Subscribe to our newsletter

(Credit: YouTube / First Run Features)


Revisiting the radical and revolutionary Lizzie Borden film 'Born in Flames'

In 1983, after five years of intermittent filming, director Lizzie Borden released her second feature film, Born in Flames. Radical in both form and content, the film is an extraordinary and unique commentary on gender, class, and race relations during Reagan’s America, set in an alternative, near-future New York, ten years after a “social-democratic war of liberation”.

Born in Flames explores the aftermath of a ‘liberated’ society that is still largely unequal. Women are still being harassed on the streets, discriminated against in the workplace, unfairly treated and overworked at home, and Black women are subjected to police brutality. In fact, it is the suspicious death of Black activist Adelaide while in police custody, labelled as a suicide, that sparks active resistance and action by the different groups of women that the film follows.

All of the characters identify as feminists, yet there are large disparities between them. The journalists are white, heteronormative middle-class women that are too focused on academic discussion than taking direct action, whereas the pirate radio presenters are either women of colour or lesbians that are considerably more proactive in their approach to furthering liberation.

Despite Lizzie Borden being a white woman, her portrayal of white feminists is critical of the kind of 1970s second wave feminism that prioritised the voices of white, middle-class, heteronormative women and greatly lacked intersectionality. Borden’s film instead encourages the unity of different kinds of women in order to learn from each other’s experiences and unite to attack the hegemonic patriarchal powers that oppress them all. In a 1983 interview, the director stated that: “I was very distraught coming to New York and living here a long time and finding that this group of feminists didn’t deal with that group of feminists. …Class and race really did divide people…. So the film was really about creating a context and reason to work with very different kinds of women.”

Eventually, the different women band together to attack the media. The Women’s Army group that radio presenters Honey (of Phoenix Radio) and Isabel (of Radio Regazza) initially refuse to join, eventually come together to commit an act of what some would describe as terrorism. Honey and Isabel broadcast Radio Regazza from stolen U-haul vans whilst the Women’s Army send a group of women to interrupt a national broadcast by the President, holding the broadcasting crew at gunpoint. Subsequently, they bomb an antenna on top of the World Trade Centre to prevent the President from broadcasting more potentially destructive messages to the public.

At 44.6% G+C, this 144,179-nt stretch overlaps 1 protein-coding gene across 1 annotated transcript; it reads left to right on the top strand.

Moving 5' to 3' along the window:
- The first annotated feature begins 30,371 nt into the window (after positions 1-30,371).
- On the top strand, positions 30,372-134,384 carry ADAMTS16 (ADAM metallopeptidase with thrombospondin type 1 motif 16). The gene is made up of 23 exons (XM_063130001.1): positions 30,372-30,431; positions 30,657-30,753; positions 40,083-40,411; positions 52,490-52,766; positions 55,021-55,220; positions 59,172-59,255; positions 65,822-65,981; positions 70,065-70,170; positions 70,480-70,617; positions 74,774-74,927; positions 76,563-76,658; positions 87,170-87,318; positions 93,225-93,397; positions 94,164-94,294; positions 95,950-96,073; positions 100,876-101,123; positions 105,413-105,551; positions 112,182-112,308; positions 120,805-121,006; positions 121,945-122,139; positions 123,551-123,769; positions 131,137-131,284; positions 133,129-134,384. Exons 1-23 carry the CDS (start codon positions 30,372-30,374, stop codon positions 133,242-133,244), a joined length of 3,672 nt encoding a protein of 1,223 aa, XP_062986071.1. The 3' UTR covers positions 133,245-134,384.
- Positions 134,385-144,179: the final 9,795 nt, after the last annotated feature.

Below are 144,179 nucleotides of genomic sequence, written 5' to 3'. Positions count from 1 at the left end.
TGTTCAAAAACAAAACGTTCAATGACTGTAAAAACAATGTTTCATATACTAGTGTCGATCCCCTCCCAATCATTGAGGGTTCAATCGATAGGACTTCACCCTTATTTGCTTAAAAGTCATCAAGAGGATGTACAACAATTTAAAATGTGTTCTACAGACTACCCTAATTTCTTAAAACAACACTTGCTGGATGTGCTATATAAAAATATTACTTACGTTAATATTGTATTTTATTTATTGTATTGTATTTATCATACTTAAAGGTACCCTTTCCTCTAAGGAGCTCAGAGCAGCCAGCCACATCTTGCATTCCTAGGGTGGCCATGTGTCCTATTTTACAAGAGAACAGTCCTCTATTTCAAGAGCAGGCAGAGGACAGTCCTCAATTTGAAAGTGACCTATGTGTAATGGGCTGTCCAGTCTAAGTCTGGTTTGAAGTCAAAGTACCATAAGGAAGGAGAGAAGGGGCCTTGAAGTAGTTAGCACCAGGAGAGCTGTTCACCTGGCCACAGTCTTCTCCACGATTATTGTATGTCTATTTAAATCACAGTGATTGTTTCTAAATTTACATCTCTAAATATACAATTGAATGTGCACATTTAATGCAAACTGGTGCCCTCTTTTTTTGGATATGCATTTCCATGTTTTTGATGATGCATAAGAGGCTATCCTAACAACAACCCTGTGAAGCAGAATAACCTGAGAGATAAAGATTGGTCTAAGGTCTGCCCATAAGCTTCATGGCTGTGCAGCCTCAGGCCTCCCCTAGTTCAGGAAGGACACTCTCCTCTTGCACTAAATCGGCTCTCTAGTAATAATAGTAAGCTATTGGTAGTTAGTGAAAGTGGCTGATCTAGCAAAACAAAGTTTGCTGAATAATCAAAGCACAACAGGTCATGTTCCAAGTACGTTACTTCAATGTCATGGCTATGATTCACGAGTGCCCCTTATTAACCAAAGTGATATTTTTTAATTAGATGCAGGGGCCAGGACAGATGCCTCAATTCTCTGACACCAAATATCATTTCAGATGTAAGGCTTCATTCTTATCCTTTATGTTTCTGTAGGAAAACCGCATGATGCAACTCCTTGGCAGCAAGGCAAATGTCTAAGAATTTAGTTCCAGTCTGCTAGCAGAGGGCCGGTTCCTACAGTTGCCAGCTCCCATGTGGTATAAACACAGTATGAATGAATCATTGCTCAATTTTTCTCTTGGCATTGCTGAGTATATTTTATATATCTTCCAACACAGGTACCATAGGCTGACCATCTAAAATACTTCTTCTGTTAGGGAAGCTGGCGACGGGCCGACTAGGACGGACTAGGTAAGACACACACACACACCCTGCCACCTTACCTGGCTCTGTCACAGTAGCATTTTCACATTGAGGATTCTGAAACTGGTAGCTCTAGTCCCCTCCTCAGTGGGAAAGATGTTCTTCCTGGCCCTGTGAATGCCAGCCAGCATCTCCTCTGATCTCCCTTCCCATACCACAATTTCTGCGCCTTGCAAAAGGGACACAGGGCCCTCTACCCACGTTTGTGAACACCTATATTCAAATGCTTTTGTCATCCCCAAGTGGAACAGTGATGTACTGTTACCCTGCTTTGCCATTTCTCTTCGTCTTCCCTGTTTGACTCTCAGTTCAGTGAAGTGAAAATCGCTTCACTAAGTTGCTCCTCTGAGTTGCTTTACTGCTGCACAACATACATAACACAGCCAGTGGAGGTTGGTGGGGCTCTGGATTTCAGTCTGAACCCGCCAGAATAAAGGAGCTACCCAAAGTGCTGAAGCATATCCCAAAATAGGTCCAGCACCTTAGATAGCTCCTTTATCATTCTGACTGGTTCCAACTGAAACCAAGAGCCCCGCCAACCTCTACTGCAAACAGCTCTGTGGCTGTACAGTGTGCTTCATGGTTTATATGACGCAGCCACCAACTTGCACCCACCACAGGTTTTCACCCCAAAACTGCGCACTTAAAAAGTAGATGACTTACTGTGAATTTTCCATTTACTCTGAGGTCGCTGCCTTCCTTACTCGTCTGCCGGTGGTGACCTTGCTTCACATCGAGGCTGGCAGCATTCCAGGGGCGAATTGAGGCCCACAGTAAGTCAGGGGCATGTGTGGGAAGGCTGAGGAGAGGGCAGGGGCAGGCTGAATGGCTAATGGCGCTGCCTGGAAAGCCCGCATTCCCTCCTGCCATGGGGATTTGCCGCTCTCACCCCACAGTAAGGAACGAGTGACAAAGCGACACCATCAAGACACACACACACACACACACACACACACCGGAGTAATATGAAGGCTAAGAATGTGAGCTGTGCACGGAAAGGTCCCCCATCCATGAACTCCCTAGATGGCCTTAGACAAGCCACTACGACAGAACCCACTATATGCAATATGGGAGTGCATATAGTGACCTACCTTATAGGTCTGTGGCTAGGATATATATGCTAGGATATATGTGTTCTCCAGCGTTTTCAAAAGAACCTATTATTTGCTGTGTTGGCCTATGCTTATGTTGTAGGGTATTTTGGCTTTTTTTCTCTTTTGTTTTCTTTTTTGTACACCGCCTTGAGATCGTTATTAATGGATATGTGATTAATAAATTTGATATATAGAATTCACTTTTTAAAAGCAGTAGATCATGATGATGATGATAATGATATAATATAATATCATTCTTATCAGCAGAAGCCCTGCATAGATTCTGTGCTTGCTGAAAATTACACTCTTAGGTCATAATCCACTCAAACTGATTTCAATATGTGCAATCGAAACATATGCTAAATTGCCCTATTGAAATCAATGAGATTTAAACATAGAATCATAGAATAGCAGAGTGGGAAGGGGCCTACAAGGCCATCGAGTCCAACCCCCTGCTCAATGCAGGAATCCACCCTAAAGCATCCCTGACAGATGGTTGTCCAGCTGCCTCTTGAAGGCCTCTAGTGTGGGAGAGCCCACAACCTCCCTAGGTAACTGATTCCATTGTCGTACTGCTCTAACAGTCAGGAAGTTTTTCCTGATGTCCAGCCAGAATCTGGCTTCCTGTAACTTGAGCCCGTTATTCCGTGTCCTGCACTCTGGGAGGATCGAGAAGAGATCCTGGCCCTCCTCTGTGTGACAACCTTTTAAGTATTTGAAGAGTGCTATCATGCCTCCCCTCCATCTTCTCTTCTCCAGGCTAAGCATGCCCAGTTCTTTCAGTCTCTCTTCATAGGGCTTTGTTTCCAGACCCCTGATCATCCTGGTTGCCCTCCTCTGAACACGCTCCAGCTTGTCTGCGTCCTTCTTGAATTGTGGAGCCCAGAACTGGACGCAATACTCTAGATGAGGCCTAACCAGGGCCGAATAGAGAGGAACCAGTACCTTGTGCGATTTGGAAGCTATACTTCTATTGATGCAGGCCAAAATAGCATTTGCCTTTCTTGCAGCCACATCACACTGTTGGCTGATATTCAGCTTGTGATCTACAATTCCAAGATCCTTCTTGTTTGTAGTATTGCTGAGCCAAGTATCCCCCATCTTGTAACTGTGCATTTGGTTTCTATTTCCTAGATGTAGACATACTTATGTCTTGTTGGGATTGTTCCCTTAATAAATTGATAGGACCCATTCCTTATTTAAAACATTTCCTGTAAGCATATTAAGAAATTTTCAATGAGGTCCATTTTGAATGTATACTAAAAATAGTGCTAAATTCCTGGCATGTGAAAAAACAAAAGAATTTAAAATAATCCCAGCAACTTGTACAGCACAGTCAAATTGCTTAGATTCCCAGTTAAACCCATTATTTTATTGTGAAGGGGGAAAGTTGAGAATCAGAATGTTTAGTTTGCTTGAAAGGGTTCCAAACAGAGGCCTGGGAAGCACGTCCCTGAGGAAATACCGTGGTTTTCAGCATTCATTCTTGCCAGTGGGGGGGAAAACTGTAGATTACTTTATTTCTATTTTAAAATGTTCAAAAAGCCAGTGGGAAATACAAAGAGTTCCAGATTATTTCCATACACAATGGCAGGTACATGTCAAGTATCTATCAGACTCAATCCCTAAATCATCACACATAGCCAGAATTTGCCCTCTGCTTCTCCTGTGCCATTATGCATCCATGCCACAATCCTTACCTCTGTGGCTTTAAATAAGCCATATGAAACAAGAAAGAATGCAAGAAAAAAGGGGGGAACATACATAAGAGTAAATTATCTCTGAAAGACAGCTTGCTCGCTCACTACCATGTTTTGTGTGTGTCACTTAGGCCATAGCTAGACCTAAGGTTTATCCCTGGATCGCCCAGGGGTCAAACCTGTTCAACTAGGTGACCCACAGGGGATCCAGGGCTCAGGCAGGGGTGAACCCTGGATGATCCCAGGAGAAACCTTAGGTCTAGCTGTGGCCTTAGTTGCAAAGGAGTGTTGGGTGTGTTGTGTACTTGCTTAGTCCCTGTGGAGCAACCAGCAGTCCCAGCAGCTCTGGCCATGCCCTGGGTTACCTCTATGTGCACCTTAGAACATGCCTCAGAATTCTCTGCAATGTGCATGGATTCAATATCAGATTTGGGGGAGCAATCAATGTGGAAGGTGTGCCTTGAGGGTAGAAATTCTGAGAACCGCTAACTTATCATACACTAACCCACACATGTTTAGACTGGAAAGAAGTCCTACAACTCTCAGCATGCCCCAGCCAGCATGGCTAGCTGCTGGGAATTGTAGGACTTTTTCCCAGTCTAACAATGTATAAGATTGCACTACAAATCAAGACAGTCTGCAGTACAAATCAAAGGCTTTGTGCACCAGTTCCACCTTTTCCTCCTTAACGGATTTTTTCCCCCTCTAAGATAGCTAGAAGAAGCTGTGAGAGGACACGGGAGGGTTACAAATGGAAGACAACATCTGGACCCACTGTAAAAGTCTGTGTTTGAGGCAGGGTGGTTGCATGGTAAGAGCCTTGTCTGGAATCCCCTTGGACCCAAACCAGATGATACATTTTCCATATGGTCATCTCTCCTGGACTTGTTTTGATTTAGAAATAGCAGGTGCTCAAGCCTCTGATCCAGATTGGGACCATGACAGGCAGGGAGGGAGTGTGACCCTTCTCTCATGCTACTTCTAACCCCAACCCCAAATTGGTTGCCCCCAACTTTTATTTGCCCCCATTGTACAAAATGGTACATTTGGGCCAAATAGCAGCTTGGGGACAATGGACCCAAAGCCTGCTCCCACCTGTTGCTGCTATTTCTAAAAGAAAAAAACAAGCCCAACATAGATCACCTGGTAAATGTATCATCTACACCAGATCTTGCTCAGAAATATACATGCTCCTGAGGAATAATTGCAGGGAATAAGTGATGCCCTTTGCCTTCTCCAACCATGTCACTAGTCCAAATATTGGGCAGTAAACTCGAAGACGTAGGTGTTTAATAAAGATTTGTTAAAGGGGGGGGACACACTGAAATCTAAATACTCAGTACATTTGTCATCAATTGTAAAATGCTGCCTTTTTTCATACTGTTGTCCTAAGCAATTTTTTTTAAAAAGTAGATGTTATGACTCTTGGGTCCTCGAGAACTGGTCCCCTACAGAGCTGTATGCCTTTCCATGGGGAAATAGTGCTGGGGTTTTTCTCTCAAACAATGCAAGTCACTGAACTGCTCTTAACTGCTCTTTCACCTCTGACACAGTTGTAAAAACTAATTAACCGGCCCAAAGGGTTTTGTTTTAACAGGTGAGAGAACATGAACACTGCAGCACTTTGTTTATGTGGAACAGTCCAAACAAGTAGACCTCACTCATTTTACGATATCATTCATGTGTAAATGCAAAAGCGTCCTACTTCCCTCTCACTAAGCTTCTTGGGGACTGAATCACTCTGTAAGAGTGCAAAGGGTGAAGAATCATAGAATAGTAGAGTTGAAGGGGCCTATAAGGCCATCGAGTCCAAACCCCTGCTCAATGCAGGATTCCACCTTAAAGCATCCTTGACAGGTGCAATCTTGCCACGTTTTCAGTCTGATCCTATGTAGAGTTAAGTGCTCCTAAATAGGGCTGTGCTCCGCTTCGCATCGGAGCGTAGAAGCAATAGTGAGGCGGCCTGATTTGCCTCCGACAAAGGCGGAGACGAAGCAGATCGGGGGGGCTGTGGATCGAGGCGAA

Borden’s 80-minute documentary-style sci-fi feminist feature, inspired by Marxist feminist writing, is a revolutionary piece of guerrilla filmmaking that champions raw and gritty cinematic techniques to convey the state of 1980s America. Its unpolished, punk aesthetics have divided viewers, yet Born in Flames could not have been filmed any other way. The film was made on a small budget of $40,000, funded by small artist’s grants and Borden’s own income (hence why it took so long to film) which gave the film its true authenticity. The movie is in no way exploitative of its women, with Borden giving the specifically more marginalised groups – Black women and lesbians – more central and integral roles in the film.

Feminist film scholar Teresa de Laurentis used the film as a starting point for her essay on the emergence of the female gaze in cinema, which counteracted Laura Mulvey’s proposition that all women in cinema are viewed from a heterosexual male audience’s perspective. De Laurentis argued that Born in Flames corrected “the invisibility of black women in white women’s films… or of lesbianism in mainstream cinema.” Sadly, Born in Flames is a rare instance in cinema of non-white and non-heterosexual women taking the spotlight. For Borden to eschew Hollywood’s white, heterosexual norms, she had to take a non-traditional approach to broadcasting her message of liberation and community. She used largely non-actors and took to filming on the streets in French New Wave style, inspired by the political films of Jean-Luc Godard.

The film’s unapologetic radicalism is often deemed an uncomfortable watch, most namely by white audiences. In an essay by Virginia Bonner, a professor at Clayton State University, she discussed the difficulty she had in showing the film to her predominantly white, middle-class students. She claimed that her students found the film disorganised, laughable, badly-acted, boring, too realistic to be deemed sci-fi. Yet, when showing the film to a more diverse mix of students some years later, she got a much better reaction. Bonner realised that “it wasn’t the film, but the lack of racial, sexual, and class diversity in those classrooms that impeded students’ awareness of their own positionality and that of others.”

Born in Flame’s themes are just as resonant today as they were back in the 1980s. A culturally diverse audience such as Bonner’s students found empowerment in the depictions of largely underrepresented women that resembled themselves. Born in Flames is an inspiration to experimental and political filmmakers alike, yet remains grossly underrated. With the film approaching its 40-year anniversary next year, there is no reason not to look back at Borden’s legendary feminist film, which heralds a message that is just as important decades later.

Follow Far Out Magazine across our social channels, on FacebookTwitter and Instagram.